I've decided to hop on this years BurdaStyle challenge bandwagon. I really want to get better use out of my Burda magazines this year instead of just talking about it. I still have a ton of things I still want to make from 2017, but let's see if I can manage at least one thing from each issue this year.
I cannot resist twisted, drapy details so choosing this top was a no brainer!
01/2018 - 102
I also like the dress, 101 (not on the BurdaStyle website yet, the image below is from the Russian site). Interestingly it has a separate upper bodice pattern piece because the neckline is quite a different shape. Apart from that the pieces are identical so you can swap them around depending on your preference. Personally I prefer the wider neckline and narrower shoulders of the top rather than the more close fitting jewel neckline of the dress so I'm glad I made the top first or I may not have realised from the line drawing. The dress also has a centre back zip which might be needed if you make the narrower neckline, but definitely doesn't need to be long if you don't mind putting things on over your head!
Being a print fanatic, my stash of plain jerseys is very limited, I used this dark brown colour, I'm not sure yet what to wear it with other than jeans, but that is a good start I guess. I think the pleating and twist detail shows up better in solid fabric, but I might try the dress in a print anyway. (I also really want to use more of my stash fabric this year!).
I used my usual size 38, grading out below the waist (it's a little big on my dressform, well I should say I have grown larger than my dressform - another resolution for the list). You do need to have the waist fitting closely to keep the twist in place. The back is plain, but the centre back seam gives it a bit of shape.
I found the instructions pretty good, of course the only potentially tricky bit is the twist pieces so I took some photos during construction. However I think the top (or dress) actually looks quite good even without the twist overlay if you want to keep things really simple. I just roughly pinned the front onto my dressform so you get the idea.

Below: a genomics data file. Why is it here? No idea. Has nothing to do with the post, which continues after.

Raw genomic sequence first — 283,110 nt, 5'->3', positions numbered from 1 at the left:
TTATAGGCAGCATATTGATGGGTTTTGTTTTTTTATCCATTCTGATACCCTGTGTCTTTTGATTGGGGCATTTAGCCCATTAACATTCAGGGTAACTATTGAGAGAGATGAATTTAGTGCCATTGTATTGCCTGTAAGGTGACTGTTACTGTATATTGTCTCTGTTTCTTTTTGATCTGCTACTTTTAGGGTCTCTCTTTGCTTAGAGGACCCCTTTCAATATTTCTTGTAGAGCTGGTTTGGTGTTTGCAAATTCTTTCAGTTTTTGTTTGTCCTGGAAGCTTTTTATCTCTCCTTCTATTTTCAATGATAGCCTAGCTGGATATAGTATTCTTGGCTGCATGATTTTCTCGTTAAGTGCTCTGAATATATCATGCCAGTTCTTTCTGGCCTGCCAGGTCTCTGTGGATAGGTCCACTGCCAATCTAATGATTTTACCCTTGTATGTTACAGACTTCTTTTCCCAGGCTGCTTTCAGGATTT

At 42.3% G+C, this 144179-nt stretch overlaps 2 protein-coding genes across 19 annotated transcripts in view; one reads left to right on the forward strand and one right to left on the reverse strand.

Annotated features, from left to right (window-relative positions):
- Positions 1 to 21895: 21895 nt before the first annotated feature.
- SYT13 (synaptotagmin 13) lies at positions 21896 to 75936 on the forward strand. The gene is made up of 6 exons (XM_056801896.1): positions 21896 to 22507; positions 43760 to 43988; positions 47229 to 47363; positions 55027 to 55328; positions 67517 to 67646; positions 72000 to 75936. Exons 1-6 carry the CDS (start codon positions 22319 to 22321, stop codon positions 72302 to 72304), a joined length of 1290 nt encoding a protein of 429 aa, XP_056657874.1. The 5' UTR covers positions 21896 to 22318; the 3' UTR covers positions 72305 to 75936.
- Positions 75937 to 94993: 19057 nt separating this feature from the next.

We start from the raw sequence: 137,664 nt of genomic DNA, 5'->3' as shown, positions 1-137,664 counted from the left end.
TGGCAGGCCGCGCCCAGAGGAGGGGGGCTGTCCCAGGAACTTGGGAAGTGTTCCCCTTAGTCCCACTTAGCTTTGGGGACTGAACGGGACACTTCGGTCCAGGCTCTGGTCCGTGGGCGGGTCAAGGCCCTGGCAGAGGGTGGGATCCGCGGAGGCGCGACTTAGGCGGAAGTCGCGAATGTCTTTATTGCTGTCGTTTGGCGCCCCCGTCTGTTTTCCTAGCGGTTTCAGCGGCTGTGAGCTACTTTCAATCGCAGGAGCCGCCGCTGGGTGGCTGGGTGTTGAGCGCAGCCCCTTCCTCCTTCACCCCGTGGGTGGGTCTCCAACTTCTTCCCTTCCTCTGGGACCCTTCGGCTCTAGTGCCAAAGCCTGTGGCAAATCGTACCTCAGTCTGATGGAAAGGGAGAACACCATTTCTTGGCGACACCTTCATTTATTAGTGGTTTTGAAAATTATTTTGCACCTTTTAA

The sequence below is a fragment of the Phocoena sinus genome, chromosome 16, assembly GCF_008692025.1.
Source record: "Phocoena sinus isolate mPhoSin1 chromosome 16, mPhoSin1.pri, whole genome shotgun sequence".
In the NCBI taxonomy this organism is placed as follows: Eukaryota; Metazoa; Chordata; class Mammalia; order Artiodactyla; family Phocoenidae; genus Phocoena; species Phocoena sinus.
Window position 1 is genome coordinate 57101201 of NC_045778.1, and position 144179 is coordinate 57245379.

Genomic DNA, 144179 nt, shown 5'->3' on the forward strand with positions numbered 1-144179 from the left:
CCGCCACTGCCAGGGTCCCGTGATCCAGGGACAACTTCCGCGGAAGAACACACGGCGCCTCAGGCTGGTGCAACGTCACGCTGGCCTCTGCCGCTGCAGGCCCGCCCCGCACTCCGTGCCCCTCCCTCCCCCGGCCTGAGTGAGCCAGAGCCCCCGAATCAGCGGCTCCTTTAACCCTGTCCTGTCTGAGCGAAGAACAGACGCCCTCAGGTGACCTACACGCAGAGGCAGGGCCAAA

Twist construction tips
Keep the pattern piece in front of you when you make the pleats in each draped piece, each end is different. The notches on the top edge mark the centre and on either side of that is the slit marking. The bottom edge self facing has been turned to the wrong side and basted in place along with the pleats.
Fold one piece in half right sides together at the centre notch and stitch from the slit marking to the pleated edge, this will leave a small hole in the middle.
Turn right side out and open the piece flat, the seam you just stitched is across the centre, the top and bottom edges are faced and you have a small hole between the slit markings (on the left in the photo below).
Thread the other draped piece through that hole.
Fold it so that you can stitch this draped piece in the same way as before - from the pleated edge to the slit marking, right sides together.
It should look like this from the front when finished, you may need to manipulate the twist a bit to get it sitting neatly. The seams you sewed are across the centre now and the faced edges are top and bottom.
And from the back - kind of a mess! For non fraying fabrics, which many knits are you don't really need to finish the facing edges, they all end up hidden on the inside.
As I mentioned it is really important that the twist is taut across the front of the top or it will droop below the waist seam. I need to properly road test it to see if it may also need a couple of invisible stitches to hold it in place at the centre when it's being worn.
I had to edit the exposure in these photos so you can see the details. The pants are Jalie Eleanor in stretch denim.